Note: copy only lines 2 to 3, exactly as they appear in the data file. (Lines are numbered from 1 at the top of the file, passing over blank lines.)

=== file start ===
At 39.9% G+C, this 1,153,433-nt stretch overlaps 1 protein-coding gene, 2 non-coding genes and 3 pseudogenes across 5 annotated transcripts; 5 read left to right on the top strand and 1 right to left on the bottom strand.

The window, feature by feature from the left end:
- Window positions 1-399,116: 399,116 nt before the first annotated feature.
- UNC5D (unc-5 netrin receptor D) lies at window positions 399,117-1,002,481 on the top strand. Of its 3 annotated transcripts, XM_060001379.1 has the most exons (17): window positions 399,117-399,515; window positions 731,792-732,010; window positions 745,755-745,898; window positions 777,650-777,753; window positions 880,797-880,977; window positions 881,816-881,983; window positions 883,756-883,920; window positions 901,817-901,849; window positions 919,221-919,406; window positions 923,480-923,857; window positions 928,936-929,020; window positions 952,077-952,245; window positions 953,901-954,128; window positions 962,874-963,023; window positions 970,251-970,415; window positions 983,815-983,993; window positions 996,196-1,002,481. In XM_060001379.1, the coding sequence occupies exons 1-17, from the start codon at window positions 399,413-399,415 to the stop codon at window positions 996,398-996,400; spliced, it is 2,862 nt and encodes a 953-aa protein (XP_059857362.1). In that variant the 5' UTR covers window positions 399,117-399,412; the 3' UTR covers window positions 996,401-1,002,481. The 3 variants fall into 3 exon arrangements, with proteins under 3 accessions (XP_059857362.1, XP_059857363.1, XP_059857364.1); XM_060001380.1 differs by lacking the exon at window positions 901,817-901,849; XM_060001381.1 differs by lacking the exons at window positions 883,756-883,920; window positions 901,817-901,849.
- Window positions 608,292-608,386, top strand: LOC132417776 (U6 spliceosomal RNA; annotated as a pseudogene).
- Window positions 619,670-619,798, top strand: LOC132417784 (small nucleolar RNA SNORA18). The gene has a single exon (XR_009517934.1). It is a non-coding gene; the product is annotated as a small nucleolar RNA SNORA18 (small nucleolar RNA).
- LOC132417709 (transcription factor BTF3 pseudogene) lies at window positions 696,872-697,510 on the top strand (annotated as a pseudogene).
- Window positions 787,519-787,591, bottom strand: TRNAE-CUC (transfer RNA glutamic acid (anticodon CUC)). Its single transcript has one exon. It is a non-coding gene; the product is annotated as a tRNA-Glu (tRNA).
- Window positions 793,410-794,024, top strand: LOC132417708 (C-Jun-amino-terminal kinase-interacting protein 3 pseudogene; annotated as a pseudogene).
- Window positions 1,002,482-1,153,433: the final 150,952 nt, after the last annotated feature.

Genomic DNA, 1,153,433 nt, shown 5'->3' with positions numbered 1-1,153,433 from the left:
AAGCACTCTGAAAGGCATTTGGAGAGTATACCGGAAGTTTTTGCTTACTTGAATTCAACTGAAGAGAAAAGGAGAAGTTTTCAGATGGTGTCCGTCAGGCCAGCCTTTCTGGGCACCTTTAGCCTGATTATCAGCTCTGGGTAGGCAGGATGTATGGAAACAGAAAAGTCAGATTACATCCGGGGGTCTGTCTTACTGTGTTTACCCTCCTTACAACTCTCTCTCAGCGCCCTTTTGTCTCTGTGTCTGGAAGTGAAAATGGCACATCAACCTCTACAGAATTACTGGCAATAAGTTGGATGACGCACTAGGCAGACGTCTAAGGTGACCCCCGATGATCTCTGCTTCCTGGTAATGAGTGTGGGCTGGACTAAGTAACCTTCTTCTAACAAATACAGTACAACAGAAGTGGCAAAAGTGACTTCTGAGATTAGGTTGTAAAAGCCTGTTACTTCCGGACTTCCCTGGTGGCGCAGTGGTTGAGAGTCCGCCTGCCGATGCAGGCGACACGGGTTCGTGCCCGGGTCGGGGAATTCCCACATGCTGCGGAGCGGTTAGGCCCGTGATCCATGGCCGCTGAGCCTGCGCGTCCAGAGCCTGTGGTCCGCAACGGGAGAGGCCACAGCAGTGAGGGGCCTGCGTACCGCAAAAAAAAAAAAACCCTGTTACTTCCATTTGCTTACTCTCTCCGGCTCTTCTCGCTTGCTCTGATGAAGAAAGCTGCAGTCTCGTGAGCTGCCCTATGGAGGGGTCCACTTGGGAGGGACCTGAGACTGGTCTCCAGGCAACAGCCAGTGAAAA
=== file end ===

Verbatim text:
The window, feature by feature from the left end:
- Window positions 1-399,116: 399,116 nt before the first annotated feature.